Write a letter to your inner child. Be gentle, kind, sensitive, and compassionate… after all, you are communicating with your child self. Ask your child self, “What do you need to hear?” Express everything that you would say to yourself as a child, forgive yourself, and apologize for everything that you didn’t understand or were not mature enough to understand, but still felt and affected you. Address the times where you were reaching out for attention from your family and they did not fulfill that desire. Address the emotions that you could not express or had to hide in order to stay out of trouble. Acknowledge your inner child’s strengths, passions, and talents. Explain to them how wonderful they are, how much you love them and care about them, how you are going to protect them, how you are going to encourage their growth.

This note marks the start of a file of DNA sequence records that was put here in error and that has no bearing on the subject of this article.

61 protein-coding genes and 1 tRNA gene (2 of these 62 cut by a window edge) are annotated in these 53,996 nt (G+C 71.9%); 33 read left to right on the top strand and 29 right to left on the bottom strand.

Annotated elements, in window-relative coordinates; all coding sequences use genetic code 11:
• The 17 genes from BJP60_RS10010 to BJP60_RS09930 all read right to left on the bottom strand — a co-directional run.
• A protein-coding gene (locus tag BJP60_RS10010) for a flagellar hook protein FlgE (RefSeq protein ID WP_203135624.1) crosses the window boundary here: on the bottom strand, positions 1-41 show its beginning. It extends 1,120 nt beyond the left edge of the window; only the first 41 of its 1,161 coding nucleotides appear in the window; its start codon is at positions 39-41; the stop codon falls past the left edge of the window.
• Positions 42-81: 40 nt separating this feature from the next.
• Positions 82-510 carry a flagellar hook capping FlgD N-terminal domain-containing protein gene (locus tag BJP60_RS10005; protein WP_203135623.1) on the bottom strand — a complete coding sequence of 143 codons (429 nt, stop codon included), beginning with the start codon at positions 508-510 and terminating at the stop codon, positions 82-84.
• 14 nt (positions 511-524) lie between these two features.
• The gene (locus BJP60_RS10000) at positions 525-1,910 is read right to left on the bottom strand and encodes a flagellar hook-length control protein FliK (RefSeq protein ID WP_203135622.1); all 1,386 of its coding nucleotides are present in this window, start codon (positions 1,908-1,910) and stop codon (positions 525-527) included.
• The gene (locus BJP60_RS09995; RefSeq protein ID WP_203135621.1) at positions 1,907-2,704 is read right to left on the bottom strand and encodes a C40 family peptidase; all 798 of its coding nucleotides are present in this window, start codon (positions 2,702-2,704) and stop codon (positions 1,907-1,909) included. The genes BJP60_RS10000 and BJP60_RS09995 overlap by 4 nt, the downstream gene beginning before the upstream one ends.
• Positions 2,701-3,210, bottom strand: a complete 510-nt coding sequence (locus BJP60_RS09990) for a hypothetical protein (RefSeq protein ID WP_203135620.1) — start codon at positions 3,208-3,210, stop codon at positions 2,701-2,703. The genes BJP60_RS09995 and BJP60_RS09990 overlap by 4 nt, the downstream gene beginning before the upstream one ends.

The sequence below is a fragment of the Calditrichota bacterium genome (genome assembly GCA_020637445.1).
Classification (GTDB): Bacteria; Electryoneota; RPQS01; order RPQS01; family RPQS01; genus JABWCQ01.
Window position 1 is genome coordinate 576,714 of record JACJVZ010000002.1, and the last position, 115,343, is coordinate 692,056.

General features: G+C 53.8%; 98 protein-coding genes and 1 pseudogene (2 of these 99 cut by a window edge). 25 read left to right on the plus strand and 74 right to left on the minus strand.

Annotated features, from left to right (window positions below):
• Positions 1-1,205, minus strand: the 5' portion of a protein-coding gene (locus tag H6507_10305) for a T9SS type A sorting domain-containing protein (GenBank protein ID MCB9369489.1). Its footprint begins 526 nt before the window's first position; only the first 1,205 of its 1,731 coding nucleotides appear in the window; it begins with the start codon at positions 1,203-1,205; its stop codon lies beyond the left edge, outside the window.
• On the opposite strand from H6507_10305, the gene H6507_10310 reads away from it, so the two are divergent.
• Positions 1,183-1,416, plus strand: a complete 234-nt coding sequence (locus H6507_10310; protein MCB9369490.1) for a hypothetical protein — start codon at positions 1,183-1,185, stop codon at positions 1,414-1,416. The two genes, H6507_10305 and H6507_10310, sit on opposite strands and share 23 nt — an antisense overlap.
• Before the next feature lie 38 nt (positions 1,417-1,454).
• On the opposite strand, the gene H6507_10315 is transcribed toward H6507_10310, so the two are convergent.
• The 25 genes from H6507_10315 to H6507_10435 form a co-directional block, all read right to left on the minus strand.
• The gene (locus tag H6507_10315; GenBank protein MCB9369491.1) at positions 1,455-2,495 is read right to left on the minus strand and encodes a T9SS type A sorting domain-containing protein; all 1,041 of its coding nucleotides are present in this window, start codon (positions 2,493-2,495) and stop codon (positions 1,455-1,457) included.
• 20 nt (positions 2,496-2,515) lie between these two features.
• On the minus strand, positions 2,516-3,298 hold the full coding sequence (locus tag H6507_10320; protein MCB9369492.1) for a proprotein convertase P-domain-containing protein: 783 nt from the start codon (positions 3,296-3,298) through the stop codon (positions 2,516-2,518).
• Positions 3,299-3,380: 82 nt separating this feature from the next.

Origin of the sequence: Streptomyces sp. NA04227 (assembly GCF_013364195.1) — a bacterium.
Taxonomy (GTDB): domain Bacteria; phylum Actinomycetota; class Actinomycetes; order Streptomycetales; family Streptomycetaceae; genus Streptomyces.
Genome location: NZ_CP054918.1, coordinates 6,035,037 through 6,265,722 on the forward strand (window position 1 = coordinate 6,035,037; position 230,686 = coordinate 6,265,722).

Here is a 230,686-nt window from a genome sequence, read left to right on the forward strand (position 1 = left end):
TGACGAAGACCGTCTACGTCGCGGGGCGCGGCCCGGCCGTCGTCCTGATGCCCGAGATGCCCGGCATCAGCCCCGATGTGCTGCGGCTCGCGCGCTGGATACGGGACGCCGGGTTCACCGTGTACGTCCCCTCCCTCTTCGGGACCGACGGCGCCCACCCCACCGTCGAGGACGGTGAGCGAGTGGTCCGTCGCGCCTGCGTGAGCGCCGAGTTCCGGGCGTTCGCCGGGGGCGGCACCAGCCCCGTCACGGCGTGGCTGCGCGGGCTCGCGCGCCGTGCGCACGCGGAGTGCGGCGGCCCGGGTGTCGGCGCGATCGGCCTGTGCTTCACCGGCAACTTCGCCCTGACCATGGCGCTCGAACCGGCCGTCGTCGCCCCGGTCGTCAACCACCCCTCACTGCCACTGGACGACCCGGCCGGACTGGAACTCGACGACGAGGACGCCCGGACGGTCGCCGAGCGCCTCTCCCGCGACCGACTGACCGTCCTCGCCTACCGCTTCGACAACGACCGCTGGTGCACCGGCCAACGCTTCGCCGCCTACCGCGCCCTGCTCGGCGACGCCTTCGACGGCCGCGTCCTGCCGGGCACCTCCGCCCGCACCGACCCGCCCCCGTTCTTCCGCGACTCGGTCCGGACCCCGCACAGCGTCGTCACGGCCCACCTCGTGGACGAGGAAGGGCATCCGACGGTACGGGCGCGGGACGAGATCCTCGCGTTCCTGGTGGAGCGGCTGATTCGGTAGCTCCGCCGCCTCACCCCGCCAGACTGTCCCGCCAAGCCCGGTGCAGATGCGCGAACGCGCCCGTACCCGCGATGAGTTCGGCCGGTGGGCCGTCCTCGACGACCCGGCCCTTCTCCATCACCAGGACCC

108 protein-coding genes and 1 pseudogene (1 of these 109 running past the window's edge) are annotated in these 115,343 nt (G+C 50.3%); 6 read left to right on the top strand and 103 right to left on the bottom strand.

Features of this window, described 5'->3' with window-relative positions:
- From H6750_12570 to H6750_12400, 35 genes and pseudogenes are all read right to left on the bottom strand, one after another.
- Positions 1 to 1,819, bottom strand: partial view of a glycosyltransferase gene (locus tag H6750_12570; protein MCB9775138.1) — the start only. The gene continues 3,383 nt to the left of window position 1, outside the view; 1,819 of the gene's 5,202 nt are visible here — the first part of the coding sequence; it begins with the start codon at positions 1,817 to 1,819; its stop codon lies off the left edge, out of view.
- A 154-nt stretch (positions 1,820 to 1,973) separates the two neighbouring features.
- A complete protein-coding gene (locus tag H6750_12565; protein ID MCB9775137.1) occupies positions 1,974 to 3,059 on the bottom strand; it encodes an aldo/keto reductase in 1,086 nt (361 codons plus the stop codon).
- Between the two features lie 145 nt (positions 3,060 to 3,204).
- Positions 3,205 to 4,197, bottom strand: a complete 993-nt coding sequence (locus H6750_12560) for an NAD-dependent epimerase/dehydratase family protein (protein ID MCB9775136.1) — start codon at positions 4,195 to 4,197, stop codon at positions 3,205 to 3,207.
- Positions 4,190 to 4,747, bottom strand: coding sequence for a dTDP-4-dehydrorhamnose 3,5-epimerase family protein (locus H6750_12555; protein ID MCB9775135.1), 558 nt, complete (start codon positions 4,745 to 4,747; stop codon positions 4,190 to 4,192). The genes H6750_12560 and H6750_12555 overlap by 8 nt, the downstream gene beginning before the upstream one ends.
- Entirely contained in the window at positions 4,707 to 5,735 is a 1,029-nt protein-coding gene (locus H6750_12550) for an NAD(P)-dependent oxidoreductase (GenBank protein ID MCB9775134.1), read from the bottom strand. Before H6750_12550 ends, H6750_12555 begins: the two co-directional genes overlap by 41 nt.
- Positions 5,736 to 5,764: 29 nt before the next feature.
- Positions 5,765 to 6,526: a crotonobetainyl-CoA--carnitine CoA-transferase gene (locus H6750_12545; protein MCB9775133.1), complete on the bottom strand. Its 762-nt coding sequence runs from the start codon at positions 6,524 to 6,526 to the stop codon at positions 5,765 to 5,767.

CC: Shadow Work Exercises
Releasing, Renewing

In this letter, write a letter about everything that you want to release. This could be about anything from negative thought patterns, trapped energies, negative habits or addictions, trauma, your ex, your abuser, an old friend who hurt you. Begin by writing about your experiences, your deepest thoughts, and feelings surrounding those experiences. Be descriptive as possible. Write about what you have learned through this experience. When you are finished writing your letter, re-read and reflect on what you wrote, observe the emotions that arise as you read but do not stuff those emotions back down into the shadow. The key to healing is to embrace those feelings, feel them wholely. Pay attention to how it makes you feel. You may repeat this process as many times as you wish. When you feel ready, burn the letter in a fire to release and renew.

CC: Shadow Work Exercises
A Letter To My Parent (Or Abuser)